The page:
Your Guide to Icings
Updated: Jun 29, 2021
In the cake world, there is an abundance of different icing and frosting types. When ordering a cake, what do you even ask for? This guide outlines the most commonly used types of icing used by cake makers in the UK and how they are used.
Each filling and covering has its advantages and complement different types of cake. They have different tastes, textures and finishes so the choice of icing largely depends on the design of the cake as well as the flavours.
A cream dream
Butter. The essential ingredient of a traditional buttercream, once known as “butter icing”. With a variety of margarines and vegetable fat spreads widely available, it is easy to end up with an economy version.
Buttercream is the most versatile filling and is easy to flavour. It’s a sweet, creamy filling that sticks the layers of cake together. And there are different types of buttercream too!
English buttercream, which you may know as American buttercream, is the sweetest tasting. No surprise as it’s made from butter and icing sugar – sometimes with a splash of milk or water. The low liquid content makes it a really sturdy icing meaning it will hold its shape. It’s what my mum used at home for decorating our childhood birthday cakes – yum!
Meringue-based buttercreams are another popular choice and our favourite at Holly Dolly Cakes. Butter is added to a meringue base creating a wonderfully light and silky buttercream. There are different variations, each with its own complexities requiring a certain level of skill, including Swiss and Italian meringue buttercreams.
Best for: Sandwiching layer cakes, piped decorations and softer finishes.
A firm favourite
A luxurious icing that is used for filling as well as covering cakes and pairs particularly well with chocolate cakes. Made by combining chocolate with cream, it is more costly than buttercream.
Ganache is a firmer covering which is why many cake makers, including us, coat their cakes with an initial layer of ganache. It helps create perfectly straight sides and sharper edges whilst maintaining the cake’s structure.
Ganache can also be used to finish cakes and is popular for chocolate flavours. And like buttercream, can also be piped for decorating. You’ll also find ganache widely used within the pastry kitchen from filling chocolate truffles to filling chocolate tarts!
We use dark chocolate ganache to fill our Decadent Chocolate Cake, a client favourite for weddings. It adds a rich depth of flavour which is pure indulgence.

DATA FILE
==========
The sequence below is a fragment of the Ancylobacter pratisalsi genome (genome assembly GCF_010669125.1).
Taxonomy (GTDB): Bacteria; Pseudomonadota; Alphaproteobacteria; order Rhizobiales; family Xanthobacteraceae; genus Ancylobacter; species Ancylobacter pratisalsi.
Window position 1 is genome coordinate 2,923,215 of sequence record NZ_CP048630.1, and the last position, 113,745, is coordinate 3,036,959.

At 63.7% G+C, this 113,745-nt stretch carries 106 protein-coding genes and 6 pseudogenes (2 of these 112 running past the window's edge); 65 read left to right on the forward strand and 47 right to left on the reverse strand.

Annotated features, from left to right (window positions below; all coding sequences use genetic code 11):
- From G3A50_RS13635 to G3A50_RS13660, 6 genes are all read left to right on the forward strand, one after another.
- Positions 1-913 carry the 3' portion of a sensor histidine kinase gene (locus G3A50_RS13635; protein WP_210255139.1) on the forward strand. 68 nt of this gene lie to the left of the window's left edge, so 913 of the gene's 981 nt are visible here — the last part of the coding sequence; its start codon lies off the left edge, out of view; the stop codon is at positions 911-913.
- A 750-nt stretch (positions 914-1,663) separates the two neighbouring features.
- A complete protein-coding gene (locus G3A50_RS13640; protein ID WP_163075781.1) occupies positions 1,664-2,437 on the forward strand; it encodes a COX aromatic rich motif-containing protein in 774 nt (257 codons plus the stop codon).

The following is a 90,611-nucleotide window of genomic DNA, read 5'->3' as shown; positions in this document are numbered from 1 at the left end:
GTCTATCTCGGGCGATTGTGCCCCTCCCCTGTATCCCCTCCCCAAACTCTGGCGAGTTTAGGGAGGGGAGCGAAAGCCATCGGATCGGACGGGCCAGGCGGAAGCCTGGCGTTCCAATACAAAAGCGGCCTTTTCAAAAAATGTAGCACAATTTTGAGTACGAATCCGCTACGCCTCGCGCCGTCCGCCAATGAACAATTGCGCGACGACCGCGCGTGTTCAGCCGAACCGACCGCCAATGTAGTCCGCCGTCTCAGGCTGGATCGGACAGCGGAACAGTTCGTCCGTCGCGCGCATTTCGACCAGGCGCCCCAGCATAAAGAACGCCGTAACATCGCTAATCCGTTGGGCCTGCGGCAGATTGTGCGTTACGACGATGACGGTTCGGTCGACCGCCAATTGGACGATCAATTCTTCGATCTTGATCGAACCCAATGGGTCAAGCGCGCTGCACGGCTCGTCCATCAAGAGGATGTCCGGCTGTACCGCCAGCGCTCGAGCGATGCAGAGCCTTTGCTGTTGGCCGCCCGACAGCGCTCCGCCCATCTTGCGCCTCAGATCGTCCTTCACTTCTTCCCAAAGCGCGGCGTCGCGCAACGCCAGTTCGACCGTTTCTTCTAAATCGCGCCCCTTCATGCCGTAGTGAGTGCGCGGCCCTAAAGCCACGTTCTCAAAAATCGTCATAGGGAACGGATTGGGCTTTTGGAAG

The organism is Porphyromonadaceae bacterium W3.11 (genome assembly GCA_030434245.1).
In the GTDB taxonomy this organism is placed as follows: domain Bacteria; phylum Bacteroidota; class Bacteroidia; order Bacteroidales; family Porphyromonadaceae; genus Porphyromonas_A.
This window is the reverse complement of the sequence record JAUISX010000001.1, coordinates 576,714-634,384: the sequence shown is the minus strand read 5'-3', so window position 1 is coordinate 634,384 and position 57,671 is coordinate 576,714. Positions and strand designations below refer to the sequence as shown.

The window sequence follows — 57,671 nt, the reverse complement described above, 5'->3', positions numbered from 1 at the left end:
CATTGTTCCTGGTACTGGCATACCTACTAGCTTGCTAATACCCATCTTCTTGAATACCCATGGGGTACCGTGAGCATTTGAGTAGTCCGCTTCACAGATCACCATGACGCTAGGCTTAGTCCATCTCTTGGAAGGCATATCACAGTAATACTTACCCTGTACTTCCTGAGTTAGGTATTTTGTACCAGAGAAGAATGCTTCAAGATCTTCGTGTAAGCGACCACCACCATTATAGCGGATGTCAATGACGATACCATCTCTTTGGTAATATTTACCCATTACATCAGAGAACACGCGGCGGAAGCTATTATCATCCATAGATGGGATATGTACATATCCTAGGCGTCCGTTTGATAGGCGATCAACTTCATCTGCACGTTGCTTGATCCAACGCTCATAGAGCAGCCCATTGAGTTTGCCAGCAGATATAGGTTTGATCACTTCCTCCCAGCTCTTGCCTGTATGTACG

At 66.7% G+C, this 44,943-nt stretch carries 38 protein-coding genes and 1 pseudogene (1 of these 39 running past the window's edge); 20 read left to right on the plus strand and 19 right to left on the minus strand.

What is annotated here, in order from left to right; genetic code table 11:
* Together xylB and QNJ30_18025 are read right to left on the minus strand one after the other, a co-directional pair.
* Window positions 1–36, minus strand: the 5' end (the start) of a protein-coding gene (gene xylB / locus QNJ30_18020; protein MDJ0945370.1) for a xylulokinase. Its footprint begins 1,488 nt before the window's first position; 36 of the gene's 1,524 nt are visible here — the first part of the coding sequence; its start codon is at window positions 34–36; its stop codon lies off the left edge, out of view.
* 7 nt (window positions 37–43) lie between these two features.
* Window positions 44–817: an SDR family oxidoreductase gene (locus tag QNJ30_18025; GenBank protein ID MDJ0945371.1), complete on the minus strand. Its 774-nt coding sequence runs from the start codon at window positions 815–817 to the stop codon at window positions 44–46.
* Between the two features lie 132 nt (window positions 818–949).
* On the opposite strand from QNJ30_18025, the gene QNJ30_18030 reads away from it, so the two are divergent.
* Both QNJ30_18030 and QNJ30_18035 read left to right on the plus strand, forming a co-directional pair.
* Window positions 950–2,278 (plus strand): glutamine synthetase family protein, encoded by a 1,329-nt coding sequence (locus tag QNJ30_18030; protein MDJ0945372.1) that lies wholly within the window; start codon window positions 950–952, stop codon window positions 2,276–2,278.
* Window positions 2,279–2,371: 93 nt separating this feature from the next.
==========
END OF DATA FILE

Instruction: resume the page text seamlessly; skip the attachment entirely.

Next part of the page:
Best for: Supporting the cake structure, rich filling, finishing and piped decorations.
Sugarpaste or Fondant
A stand-up option
Sugarpaste, as we call it in the UK, is known as fondant across the rest of the world. Not to be confused with the liquid fondant that fills our creme eggs; sugarpaste is the dry covering widely found on novelty cakes.
The shelf life of cakes is vastly improved by being completely covered in sugarpaste. It’s a dependable icing option when an intricate design is called for that requires time to create. Though it is dry to the touch, it is soft to eat and, in most cases, won’t harden completely when used as a cake covering.
It can’t be piped but can be used for decorating. Adding a hardener means it can be firm enough for modelling. You’re likely to have seen biscuits and cookies decorated with sugarpaste as it is so easy to work with.
Sadly, it doesn’t keep well in the fridge and gets sticky from the humidity. That is why fresh cream, or mousse cakes are rarely decorated with sugarpaste. We advise all customers to keep their sugarpaste cakes at room temperature.
Best for: covering cakes that don’t need chilling, decorating biscuits or cookies and simple modelling.
A solid choice
Not to be confused with glacé icing, found on iced buns and Bakewell tarts where the only ingredients are water and icing sugar. Royal icing is made with egg whites.
Pasteurised whites or egg white powder are commonplace in recipes today as they’re safer for everyone to eat.
Royal icing was the trend for wedding cakes back in the day. It dries rock solid and when a cake is completely covered in royal icing, it creates a hard exterior. It’s far less common these days although I did have a customer once request a traditionally royal iced cake that could break his teeth “just like the old days”! Sounds like cake cutting could have qualified as an Olympic sport back then!
It's a great medium for sticking things together or affixing to a cake. It can be used to pipe intricate details and you’ll find it on many decorated biscuits and cookies.
Best for: your dentist, intricate piped detailing and decorating biscuits or cookies.